By Kathy Greenier, Director of the Patricia M. Arnold Women’s Rights Project
On July 1, 2013, NARAL Pro-Choice Virginia Foundation (NPCVF) released Crisis Pregnancy Centers Revealed, Part II: An Investigative Update on Virginia CPCs. From June 2012 to June 2013, NPCVF engaged in a year-long investigation of crisis pregnancy centers throughout Virginia. Crisis Pregnancy Centers Revealed, Part II is a follow-up to NPCVF’s 2009 CPC investigation and report.  It provides updated information about the harm CPCs pose to women in Virginia. Over the next three weeks on this blog, we will highlight features of the report, discussing NPCVF’s investigative findings, recent concerning trends in other states regarding the funding of CPCs, the connection between CPCs and Virginia’s forced ultrasound law, and policy recommendations to combat the harms of CPCs.
As we have highlighted in this blog series, Crisis Pregnancy Centers (CPCs) are a tool used by anti-choice activists to undermine women’s fundamental reproductive rights.  As NPCVF describes in their report, CPCs are a reaction to the anti-choice movement’s failure to shut down legitimate reproductive health care centers.
To stop the deceptive practices of CPCs, we must educate the public about what CPCs actually do, including how they disproportionately harm the reproductive health of young women, women living in rural locations, low-income women, and women of color. When Virginians are fully informed about the true nature of CPCs, and have access to comprehensive, unbiased reproductive health care, CPCs will cease to be able to prey on Virginia women.
Educating the public about the deceptive practices of CPCs can take many forms, including sharing NPCVF’s report with your family, friends, and community members. In addition, individuals can share their stories as a powerful way to speak out against CPCs. Talking to friends and policymakers in your community can bring about real change and can inspire others to speak out.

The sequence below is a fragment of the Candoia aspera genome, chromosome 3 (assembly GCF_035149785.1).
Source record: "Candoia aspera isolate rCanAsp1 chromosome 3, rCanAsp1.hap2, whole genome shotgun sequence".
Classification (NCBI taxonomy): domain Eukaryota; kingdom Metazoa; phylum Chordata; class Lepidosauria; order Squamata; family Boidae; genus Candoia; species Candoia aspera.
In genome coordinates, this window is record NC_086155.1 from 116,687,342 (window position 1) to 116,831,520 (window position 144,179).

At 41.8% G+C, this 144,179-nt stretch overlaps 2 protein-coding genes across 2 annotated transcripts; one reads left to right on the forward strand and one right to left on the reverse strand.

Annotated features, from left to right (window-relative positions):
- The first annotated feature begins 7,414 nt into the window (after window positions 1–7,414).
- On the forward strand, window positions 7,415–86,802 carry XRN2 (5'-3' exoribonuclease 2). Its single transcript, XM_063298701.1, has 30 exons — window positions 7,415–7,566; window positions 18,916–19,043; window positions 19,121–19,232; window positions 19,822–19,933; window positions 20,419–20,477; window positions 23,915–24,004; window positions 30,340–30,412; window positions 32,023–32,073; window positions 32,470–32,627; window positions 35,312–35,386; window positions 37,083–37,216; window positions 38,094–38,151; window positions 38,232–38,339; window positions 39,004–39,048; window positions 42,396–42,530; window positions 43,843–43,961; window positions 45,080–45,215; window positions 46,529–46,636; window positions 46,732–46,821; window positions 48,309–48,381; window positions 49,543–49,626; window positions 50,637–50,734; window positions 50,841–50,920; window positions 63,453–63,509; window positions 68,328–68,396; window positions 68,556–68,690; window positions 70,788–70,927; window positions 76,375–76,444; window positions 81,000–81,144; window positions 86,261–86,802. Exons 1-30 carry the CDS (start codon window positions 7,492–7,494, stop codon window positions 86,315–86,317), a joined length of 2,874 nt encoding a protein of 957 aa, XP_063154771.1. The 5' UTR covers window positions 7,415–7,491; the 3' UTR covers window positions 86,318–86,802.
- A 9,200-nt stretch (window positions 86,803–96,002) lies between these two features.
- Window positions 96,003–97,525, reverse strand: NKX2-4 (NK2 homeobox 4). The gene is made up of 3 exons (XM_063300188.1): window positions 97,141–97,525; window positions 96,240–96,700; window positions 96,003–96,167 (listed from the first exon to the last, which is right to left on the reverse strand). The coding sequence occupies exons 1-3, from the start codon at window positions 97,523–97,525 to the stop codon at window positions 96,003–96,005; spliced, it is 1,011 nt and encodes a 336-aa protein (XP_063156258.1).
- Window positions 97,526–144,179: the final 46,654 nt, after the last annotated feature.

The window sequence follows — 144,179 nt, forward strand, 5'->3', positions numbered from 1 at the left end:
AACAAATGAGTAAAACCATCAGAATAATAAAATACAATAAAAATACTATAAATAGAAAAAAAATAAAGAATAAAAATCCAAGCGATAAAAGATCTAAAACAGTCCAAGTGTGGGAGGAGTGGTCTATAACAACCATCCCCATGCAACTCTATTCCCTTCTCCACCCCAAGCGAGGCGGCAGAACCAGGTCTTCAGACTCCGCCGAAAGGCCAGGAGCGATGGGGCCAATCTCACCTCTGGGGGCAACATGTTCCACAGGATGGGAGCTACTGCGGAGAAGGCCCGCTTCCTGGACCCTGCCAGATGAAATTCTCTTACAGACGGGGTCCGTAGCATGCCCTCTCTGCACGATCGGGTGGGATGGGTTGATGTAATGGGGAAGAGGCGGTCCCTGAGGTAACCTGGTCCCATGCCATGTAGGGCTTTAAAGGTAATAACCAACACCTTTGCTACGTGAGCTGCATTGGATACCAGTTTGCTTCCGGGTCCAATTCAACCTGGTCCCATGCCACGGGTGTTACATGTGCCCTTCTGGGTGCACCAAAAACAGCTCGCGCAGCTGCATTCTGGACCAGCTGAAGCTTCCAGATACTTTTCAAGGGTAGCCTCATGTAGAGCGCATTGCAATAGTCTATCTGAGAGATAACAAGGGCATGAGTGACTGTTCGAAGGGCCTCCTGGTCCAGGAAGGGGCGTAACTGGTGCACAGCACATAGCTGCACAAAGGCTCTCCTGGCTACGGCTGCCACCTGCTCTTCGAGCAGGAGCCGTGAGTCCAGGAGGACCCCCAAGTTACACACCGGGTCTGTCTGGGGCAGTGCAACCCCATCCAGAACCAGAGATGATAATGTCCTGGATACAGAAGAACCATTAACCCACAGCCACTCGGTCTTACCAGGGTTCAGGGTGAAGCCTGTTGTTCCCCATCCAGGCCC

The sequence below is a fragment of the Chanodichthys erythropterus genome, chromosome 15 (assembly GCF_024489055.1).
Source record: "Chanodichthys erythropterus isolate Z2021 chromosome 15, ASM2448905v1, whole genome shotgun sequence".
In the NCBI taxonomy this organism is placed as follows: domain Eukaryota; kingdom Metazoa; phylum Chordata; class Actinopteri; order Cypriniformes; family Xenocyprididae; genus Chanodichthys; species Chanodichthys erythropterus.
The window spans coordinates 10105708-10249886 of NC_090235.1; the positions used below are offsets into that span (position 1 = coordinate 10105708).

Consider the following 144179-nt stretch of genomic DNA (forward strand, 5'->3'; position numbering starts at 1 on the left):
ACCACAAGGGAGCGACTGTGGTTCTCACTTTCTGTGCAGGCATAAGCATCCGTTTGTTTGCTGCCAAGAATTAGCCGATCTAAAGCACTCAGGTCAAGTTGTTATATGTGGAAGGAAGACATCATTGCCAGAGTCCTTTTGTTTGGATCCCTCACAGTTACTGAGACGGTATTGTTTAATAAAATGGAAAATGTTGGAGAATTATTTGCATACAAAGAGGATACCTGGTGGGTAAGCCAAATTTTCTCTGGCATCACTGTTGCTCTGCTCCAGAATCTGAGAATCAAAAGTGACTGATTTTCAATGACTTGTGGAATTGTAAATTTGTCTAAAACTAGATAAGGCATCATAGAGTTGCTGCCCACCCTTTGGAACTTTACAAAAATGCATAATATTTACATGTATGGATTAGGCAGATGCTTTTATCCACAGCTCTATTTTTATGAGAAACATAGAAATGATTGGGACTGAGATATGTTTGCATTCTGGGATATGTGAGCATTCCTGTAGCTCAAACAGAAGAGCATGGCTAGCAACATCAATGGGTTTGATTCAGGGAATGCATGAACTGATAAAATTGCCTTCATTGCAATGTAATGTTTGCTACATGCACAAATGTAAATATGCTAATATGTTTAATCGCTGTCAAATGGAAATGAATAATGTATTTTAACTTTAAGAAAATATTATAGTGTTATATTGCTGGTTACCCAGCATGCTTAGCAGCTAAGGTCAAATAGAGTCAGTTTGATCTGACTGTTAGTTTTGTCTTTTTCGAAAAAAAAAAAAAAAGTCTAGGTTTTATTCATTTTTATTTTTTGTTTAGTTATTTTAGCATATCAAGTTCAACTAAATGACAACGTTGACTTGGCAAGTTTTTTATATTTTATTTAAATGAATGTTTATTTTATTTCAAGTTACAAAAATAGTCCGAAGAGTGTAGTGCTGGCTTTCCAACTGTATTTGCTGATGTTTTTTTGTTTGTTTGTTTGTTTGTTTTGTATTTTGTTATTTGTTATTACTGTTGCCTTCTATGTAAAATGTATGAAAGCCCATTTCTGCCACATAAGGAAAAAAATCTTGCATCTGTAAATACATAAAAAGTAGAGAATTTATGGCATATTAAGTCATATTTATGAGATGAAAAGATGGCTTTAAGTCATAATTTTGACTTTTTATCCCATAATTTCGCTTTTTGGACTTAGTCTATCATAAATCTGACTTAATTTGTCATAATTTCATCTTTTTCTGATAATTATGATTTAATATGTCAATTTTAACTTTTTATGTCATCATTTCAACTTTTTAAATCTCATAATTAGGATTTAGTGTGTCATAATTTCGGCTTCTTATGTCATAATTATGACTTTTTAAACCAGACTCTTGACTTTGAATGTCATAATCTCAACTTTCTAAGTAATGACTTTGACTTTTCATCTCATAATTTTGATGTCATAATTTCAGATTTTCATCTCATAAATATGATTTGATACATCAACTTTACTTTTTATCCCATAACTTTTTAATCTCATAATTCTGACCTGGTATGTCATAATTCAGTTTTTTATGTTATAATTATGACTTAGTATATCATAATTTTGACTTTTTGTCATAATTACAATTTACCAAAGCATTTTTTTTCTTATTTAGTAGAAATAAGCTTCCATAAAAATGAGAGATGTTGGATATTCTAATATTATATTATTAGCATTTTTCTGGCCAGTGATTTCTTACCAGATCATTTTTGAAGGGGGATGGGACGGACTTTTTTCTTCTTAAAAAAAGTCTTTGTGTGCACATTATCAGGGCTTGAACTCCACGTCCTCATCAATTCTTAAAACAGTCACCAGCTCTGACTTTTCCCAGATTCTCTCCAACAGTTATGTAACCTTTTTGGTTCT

Expanding and protecting abortion and contraceptive access, especially for young women, women living in rural areas, low-income women, and women of color can take many forms. In order to strengthen confidential reproductive health care for young women, we must challenge policies that interfere with the rights of sexually active minors to obtain accurate public health information and access to comprehensive reproductive health care, oppose narrow and overly-restrictive interpretations of minors’ rights to confidential reproductive health care, and increase awareness of minors’ rights to receive confidential reproductive and other health care, such as by conducting workshops for professionals who work with youth, including health care workers and school personnel.
Young women, women living in rural areas, low-income women, and women of color are particularly affected by the twenty-four hour waiting period within Virginia’s mandatory ultrasound law and are also most affected by the closure of women’s health care centers under new Targeted Regulations of Abortion Providers (TRAP), which are new rules for health centers providing abortion care in Virginia that are designed to shut down these centers. We must advocate for the repeal of the mandatory ultrasound law and TRAP as well as prevent the passage of new laws that would restrict or bar access to abortion and contraceptive services. Lastly, we must advocate for pro-active measures that increase the availability of contraception, such as laws requiring hospital emergency rooms to offer access to and counseling on emergency contraception.
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